April 04, 2011

How To Stay Sane In An Insane World

It’s a miracle anyone can keep his or her mind focused and clear these days.  We have content, devices and ubiquitous distribution all clamoring for our attention.

If you aren’t diligent, it’s easy to get swallowed up by it all. 

That’s what happened to my friend Rick.  A few years ago, he shared how depressed he was with me – and how we felt like he was losing his grip.  When I asked him about his waking to sleeping info-routine, he chronicled a typical New Economy professional’s life: Wake up, check email, surf social stream, post/update, interact, slam coffee, get to work, keep up with the flood, graze on more when you get home, check email before sleep --- repeat the next day.  And like Dr. Phil, I had to ask him, “how’s that working for you?” (For the full story, read the free excerpt “Feed Your Mind Good Stuff”)

Breakfast is not only the most important meal for your body, it sets your day’s mental tone as well.  And, if you don’t possess some info-recovery zones in your life, you just may come down with NEDS – New Economy Depression Syndrome.  A few years ago, I partnered with HeartMath Institute to conduct a survey/study on the impact of too-much-information and too-little-face-time.  (read the full results here)

For those that can’t unplug and get real, the results aren’t pretty.  Depression, anxiety, decreased performance and relationship difficulties are all outcomes of an insane information life – where technology owns you instead of you owning technology.   I’ve found a few ways, as an author and blogger, to avoid this trap:


  1. Don’t go online first thing.  Wait at least thirty minutes before you login to your email or social media websites.  Take it slowly, reading from a book that’s either helpful or inspirational – and rehearsing your coming day.  If you can, wait 45 minutes for best results.  Don’t worry, you won’t miss anything – and people still have your mobile or home phone number for true ASAP issues.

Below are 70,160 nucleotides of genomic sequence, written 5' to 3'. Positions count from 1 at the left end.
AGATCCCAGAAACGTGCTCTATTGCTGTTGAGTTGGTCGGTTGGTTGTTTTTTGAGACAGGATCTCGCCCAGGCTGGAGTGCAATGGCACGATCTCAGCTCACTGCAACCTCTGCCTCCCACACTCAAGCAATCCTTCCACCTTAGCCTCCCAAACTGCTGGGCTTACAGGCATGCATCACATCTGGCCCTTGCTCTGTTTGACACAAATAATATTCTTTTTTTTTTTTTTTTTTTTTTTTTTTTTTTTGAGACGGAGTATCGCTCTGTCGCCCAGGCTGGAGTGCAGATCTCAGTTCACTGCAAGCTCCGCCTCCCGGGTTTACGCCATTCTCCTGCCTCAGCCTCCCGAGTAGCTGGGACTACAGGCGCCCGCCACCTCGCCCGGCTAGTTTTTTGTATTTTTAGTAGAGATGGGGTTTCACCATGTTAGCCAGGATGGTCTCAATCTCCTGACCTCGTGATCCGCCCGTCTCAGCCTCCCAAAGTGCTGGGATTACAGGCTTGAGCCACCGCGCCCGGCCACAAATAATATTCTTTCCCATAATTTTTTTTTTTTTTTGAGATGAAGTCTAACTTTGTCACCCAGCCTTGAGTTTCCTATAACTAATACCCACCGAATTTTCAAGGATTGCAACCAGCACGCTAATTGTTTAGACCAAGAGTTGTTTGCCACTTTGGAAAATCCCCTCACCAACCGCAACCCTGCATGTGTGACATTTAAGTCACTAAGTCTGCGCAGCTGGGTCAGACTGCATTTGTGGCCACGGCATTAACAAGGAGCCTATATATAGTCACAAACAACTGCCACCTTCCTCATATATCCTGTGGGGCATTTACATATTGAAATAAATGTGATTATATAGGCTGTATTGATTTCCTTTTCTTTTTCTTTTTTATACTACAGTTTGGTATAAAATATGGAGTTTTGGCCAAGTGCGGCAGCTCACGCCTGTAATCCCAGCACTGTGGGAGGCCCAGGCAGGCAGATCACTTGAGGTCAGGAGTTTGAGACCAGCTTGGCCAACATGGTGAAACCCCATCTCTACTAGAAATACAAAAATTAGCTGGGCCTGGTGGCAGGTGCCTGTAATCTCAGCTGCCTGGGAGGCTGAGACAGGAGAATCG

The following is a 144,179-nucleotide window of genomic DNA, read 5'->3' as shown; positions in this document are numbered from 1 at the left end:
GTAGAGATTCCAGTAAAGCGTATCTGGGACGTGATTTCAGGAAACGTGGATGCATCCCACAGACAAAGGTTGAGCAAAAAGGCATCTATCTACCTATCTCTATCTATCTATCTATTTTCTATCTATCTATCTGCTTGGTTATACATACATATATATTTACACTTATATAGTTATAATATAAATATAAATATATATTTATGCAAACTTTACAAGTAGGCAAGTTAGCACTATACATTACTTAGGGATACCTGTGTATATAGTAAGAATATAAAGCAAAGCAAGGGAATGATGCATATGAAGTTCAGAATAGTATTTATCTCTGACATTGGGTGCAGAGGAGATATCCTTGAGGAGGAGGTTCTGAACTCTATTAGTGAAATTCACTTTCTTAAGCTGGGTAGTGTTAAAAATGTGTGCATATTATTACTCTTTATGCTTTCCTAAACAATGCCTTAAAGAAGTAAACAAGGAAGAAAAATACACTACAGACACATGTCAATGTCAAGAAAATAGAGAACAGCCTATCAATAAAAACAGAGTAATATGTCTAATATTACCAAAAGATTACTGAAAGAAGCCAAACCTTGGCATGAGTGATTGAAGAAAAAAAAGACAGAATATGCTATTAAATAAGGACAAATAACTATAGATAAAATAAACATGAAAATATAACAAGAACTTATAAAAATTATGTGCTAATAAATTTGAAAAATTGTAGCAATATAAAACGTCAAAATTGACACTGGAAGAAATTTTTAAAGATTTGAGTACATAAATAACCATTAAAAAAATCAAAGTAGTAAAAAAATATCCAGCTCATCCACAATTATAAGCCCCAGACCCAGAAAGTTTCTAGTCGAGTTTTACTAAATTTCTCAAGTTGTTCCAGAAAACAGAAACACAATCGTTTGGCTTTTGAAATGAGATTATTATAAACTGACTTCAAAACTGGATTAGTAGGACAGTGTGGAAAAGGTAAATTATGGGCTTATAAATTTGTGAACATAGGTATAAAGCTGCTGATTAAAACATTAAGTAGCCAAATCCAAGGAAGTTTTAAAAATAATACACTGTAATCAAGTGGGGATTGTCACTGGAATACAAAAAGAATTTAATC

2. Carve out offline zones in your schedule.  At SAS Institute, employees are given after 5pm and weekends offline.  Not just ‘off’, but offline – where they are not expected to check email or even carry a blackberry/iPhone.  The result? Top company to work for in 2010.  Do the same for yourself and train everyone in your life to work around your schedule unavailability.
  3. Don’t carry information devices everywhere you go.  Don’t take a smart phone into the restaurant, have a real date instead.  Otherwise you risk checking your device instead of staying engaged with your partner, and when you do, you’ll be like those other disconnected (depressed) phone gazers sitting around you.
  4. Don’t use social tools that you don’t need to.  We are told “you need to blog” (2005), you need to be on LinkedIn and keep up (2006), you need to Tweet (2007), you need to Facebook (2008) and god-knows-what’s next.  Really? 

Pick your battles, measure the results and don’t get sucked into the Innovation Trap of social and new media.  Quit something today.

This is from Principle 1 from Today We Are Rich



Posted at 9:20 AM in health and wellness  |  Permalink  |  Comments (8)  |  TrackBack (0)



...ahm, I guess staying sane in this world is your choice...if you want to be insane then you will be insane...How to stay sane in this world? Staying sane is to keep a sound and healthy mind...learn to rest...:)..thanks Tim...


Great words of wisdom, Tim! The social media and information age has come with the drawbacks of never being able to be away from work. it's important to take some time away from all that for yourself and your non-work relationships. It will make your life worth working so hard for.


Well, the world is always insane for the people who loves to be insane but it is so much fun and perfectly good for the people like Mr.Sander who learns to find time to reward his life...Great post, Tim. Thank you!


Your friend 'Rick'. His surname didn't happen to be 'Roll', did it? ;)

I should get out more.


Completely agree with this post. In the last week or two I've been weaning myself off of the "always on" mentality, and feel so much more clear-headed. I was telling my wife how I think that Twitter inparticular feels like an energy vacuum. Consuming a fire hose of non-related tweets on a regular, if not habitual basis, does not create a clear and focused mind, rather quite the contrary. Perhaps less really is more ...


Important post Tim, great job. I'm spreading this to my people. They need it. I need it. We all need to avoid the modern day plague (NEDS). For a beautiful graph that shows just how directly socialization and happiness and intense stress and worry are related go here:



I'd rather to stay sane than to be insane. Problems are always there that is already part of our everyday life but we should not let problems ruins us or make your mind insane. Life is so wonderful.


Great post, Tim. Thank you!

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